Genesis GV60 review

Genesis GV60

We road test the first pure electric car from the new, upmarket Genesis brand…

Before we begin, let’s start with a quick refresh. Genesis is the luxury arm of the Hyundai Motor Group, which also includes Kia. So, think Lexus/Toyota and DS/Citroen. Only launched in the UK in the summer of 2021, its impressive stable of prestige cars includes saloons, SUVs and an estate.

Up until now, the range hasn’t quite matched up to the equivalents from BMW, Audi, Mercedes-Benz and Volvo.

The good news for Genesis is that we think the fully electric GV60 will go down as the brand’s breakthrough model.

Genesis GV60

Developed alongside its award-winning cousins, the Hyundai Ioniq 5 and Kia EV6, the GV60 is arguably the most successful of the trio in the looks department.

Slightly shorter than the Ioniq 5 and EV6, it’s nicely proportioned with a curvaceously muscular stance and short overhangs. There are flush-fitting door handles along its flowing profile, plus the option of rear-facing cameras instead of conventional door mirrors. Slim, stacked headlights and a broad black grille are highlights up front, while its sexy derrière is a candidate for Rear of the Year.

Priced from £47,005, the new Genesis GV60 is available in three trims (Premium, Sport and Sport Plus) and all versions come with a 77.4kWh battery, but different choices of electric motor.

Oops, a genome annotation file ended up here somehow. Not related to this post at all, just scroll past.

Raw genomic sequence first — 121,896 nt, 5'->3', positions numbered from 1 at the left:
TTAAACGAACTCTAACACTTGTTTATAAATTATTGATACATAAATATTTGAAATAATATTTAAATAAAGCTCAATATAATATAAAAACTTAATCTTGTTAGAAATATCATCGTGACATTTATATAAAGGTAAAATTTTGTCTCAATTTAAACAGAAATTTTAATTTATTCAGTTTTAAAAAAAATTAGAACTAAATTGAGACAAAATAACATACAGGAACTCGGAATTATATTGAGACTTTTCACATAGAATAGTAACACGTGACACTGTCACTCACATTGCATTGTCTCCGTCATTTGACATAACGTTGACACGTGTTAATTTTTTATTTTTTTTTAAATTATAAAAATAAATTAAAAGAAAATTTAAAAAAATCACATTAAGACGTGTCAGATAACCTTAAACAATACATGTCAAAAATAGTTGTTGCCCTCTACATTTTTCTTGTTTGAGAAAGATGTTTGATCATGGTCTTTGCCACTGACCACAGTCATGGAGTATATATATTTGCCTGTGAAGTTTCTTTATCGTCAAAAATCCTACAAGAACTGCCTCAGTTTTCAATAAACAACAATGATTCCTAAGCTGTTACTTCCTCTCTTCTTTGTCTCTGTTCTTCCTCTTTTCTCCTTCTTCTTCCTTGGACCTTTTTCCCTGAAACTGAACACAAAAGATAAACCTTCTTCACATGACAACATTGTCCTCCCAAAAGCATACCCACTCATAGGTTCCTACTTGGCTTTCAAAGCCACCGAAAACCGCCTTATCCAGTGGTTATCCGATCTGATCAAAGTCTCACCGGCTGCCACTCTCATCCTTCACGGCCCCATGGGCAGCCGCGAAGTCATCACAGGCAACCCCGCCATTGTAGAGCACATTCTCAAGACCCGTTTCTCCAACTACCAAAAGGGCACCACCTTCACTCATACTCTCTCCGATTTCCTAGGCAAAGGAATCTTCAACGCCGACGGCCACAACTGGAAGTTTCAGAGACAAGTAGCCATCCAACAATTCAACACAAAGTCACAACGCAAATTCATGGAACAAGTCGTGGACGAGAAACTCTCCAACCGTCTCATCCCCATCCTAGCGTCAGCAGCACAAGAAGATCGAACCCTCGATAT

Genesis GV60

It’s not worth listing the differences between the grades when it comes to goodies. Let’s just say, the GV60 is generously equipped, though obviously you should compare. Perhaps more importantly, it’s the technical differences that matter.

The GV60 Premium gets a single 225bhp electric motor that drives the rear wheels, giving up to 321 miles of range.

Sport versions come with dual motors producing a total of 314hp. These cars are four-wheel drive, but range is down to 292 miles.

Genesis GV60

The top-spec GV60 Sport Plus we tested gets a more powerful dual-motor setup that produces an impressive 483bhp in total, though range is down again to a still decent 289 miles on a single charge.

It’s worth noting that there’s a boost button on the Sport Plus which unlocks a 10-second blast of gut-wrenching power. Oh, and those 0-62mph times range from 7.8 seconds for the Premium down to 4.0 seconds for the Sport Plus.

The Genesis GV60 also comes with a state-of-the-art 800-volt electrical system that lets you charge it using ultra rapid 350kw chargers from 10-80% full in just 18 minutes.

Genesis GV60

Alternatively, a 10-80% charge via a more common 50kW connection will take 73 minutes, while a 10-100% boost from an 11kw home wallbox takes seven hours 20 minutes.